Other big production houses also joined in the party, Viacom 18 filed three cases in which John Doe Injunctions were granted in 2011 and this year it has already got four. This is just the Delhi High Court and one can never be sure as to how many John Doe Orders are floating around as John Doe Injunctions are not detailed orders reported in Court Reports and Journals. Several internet activists and users started fearing a perpetual block on file sharing websites in India given how obtaining a John Doe Order was becoming relatively easy and most major production houses were engaging lawyers at the same time they were engaging advertising agencies to prepare publicity stills.
These fears came true with more courts granting John Doe Orders and Plaintiffs acting under them shooting off cease and desist notices to ISP’s. The John Doe Order, which was essentially a resident of the Delhi High Court, travelled to other Courts. The District Court in Ongole, Andhra Pradesh granted an interim injunction in 14 Reels Entertainment Pvt. Ltd. v. P. Srinivasulu for the movie "Dookudu" referring to a Delhi High Court John Doe Order dated 20.07.2011. Even last week, the Bombay High Court granted a John Doe Order to Viacom 18 for the movie "Gangs of Wasseypur".
It is to be noticed that Plaintiffs also increasingly became emboldened as the recent batch of cases out of the Madras High Court has demonstrated (R.K. Productions v. BSNL, Creative Commercials v. BSNL). In these cases, the ISP’s themselves have been made primary parties to the litigation in addition to the John Does. The Plaintiff also filed a complaint with the Hyderabad City Police Cyber Crime Department. It is important to bear in mind that ISP’s never host the material and at best only provide a connection to the infringing copy. This demonstrates an increasing tendency of Plaintiffs to shift the burden of policing the protection of their intellectual property from them to the ISP’s. The ISP’s when made primary parties to such litigation will surely block whatever is requested from them.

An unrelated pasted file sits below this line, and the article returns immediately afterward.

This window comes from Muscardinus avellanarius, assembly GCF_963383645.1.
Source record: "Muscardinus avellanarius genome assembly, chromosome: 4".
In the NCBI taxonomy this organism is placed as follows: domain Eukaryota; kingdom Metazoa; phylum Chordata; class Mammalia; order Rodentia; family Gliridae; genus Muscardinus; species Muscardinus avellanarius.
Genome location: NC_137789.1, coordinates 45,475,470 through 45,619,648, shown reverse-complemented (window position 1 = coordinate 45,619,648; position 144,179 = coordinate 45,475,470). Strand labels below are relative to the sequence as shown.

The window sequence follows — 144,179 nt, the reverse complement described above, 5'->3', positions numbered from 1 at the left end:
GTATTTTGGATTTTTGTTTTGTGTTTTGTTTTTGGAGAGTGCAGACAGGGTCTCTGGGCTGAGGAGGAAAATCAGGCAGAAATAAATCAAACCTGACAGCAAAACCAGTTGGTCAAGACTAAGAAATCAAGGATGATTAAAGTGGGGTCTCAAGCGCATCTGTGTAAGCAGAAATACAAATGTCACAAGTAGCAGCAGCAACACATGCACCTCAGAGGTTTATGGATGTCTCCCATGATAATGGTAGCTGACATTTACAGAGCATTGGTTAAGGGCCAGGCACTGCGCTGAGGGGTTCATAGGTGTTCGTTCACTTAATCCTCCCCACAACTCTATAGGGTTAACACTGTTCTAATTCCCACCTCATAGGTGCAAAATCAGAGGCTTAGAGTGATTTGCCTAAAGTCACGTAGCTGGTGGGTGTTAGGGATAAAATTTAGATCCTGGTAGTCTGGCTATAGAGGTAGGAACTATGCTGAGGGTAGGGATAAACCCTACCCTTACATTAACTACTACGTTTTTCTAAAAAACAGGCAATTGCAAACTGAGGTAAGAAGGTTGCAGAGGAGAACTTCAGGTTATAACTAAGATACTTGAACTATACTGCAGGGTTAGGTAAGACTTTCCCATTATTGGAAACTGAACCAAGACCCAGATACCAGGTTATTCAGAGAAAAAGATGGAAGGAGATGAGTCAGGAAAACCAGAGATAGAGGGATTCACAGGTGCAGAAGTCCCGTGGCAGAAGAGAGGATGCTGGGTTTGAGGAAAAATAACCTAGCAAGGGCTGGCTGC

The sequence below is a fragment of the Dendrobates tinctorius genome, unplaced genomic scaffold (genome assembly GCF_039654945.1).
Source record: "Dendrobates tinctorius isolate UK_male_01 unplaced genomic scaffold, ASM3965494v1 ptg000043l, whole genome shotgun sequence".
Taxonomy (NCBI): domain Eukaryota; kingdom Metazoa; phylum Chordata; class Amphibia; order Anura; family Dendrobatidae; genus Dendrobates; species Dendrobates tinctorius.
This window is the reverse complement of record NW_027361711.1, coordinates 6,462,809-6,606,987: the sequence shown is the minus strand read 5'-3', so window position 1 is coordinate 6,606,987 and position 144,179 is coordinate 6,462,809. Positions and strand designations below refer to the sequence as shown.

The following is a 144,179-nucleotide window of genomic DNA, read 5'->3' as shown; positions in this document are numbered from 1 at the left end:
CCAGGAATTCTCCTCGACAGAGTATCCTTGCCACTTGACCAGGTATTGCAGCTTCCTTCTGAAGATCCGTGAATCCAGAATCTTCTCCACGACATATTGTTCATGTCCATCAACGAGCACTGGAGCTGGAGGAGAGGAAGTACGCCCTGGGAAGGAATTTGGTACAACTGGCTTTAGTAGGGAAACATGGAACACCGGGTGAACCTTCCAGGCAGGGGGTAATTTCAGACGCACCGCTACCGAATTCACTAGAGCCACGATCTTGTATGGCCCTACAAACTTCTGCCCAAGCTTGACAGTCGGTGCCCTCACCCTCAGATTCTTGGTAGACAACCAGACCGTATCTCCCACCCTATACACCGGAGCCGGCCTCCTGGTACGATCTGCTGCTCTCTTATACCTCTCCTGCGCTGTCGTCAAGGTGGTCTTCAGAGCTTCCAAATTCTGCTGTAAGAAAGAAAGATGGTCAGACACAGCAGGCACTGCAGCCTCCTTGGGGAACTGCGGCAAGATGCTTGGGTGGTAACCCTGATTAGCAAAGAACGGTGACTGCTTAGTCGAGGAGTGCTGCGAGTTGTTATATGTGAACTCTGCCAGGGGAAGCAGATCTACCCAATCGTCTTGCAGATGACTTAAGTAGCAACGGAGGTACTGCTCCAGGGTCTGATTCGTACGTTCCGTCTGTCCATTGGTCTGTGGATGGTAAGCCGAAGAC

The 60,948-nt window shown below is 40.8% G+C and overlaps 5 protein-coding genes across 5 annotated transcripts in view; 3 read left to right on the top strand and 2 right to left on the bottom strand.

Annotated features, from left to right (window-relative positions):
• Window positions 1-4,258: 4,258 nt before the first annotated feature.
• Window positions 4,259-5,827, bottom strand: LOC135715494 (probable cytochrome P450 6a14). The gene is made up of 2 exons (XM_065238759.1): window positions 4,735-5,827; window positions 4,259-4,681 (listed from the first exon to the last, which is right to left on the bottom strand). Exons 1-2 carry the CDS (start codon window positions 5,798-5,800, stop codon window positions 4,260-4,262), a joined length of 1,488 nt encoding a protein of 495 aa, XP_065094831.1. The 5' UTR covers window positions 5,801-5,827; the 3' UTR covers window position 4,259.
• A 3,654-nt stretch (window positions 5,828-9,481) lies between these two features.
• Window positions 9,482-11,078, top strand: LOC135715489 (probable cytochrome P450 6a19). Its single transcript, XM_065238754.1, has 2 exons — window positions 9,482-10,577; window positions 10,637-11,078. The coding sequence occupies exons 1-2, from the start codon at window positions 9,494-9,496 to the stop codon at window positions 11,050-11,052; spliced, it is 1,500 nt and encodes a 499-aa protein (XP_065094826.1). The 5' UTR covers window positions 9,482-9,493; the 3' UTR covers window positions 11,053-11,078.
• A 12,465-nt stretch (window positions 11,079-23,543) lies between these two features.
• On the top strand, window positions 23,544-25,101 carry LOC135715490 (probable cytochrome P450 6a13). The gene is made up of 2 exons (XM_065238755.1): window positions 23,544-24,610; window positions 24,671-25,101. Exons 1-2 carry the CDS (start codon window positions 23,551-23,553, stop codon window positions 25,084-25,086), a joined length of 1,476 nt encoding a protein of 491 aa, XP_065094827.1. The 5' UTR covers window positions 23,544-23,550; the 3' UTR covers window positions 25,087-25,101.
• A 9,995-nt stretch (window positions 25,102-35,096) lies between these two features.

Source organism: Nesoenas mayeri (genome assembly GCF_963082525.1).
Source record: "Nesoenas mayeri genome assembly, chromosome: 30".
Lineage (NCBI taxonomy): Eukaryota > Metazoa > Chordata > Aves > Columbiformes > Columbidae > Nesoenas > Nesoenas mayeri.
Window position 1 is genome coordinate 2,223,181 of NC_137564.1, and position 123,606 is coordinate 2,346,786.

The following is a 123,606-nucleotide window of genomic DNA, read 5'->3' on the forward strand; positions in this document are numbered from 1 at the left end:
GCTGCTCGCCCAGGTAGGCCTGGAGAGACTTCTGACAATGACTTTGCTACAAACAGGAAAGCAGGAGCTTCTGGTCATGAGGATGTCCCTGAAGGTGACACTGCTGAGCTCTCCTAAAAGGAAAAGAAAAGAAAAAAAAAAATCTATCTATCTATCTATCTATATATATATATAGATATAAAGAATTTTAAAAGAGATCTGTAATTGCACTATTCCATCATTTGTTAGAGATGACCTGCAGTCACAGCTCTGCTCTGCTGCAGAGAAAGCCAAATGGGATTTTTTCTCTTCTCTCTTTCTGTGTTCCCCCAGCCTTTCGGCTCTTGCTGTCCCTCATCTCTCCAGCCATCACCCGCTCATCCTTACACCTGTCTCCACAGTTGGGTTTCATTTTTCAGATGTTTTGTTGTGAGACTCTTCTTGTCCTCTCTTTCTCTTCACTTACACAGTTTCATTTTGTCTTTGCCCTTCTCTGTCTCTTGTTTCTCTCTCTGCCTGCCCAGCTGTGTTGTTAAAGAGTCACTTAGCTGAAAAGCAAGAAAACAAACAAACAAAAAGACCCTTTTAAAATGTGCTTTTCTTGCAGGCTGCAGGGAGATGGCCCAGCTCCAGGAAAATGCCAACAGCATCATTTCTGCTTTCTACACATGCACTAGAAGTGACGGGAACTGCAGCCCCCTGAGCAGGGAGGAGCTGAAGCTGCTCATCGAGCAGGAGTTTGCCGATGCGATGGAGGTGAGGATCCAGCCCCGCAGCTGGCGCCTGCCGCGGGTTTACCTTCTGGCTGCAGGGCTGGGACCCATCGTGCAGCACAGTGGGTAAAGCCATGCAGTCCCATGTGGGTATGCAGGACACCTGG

Dim as much as the story sounds till now, we can certainly hope for some specificity in future John Doe Orders. Last week access to file sharing websites was restored just as mysteriously as blocks were placed. The cause of this was a clarification order dated 15.06.2012 to the John Doe Order dated 25.04.2012 passed by the Madras High Court in Creative Commercials v. Bharat Sanchar Nigam Limited (C.S. No. 294/2012) [Credit: Medianana]. The Order stated that the Plaintiff is obliged to identify the “particular URL where the infringing movie is kept” and the block shall not extend to the entire website. In future, placing such a requirement at the first instance when the John Doe Order is granted will go a long way in checking the misuse of John Doe Orders.
Another reason to hope for greater reform in the process is the recent amendment to the Copyright Act, 1957 which contemplates an imperfect and incomplete though workable notice and takedown mechanism. The mechanism obligates the owner to identify the infringing file and then back it up with a Court notice. Though, many would argue that this will have a limited impact on John Doe Orders since they are more concerned with civil procedure than copyright, the mechanism in my view represents another remedy to copyright owners to effectively police their content without resorting to the extreme step of sending broad cease and desist notices acting under John Doe Orders.
Hackneyed as it may sound the life of law is experience, even a bad one. The wide ranging blocks on file sharing and video streaming websites which lead to large public outcry has already moved the law towards reform and brought more specificity to one John Doe Order. One can reasonably expect more Courts to adopt a similar approach in future turning a lone instance into a continuous practice.
Apar Gupta is a Partner at Advani & Co, Delhi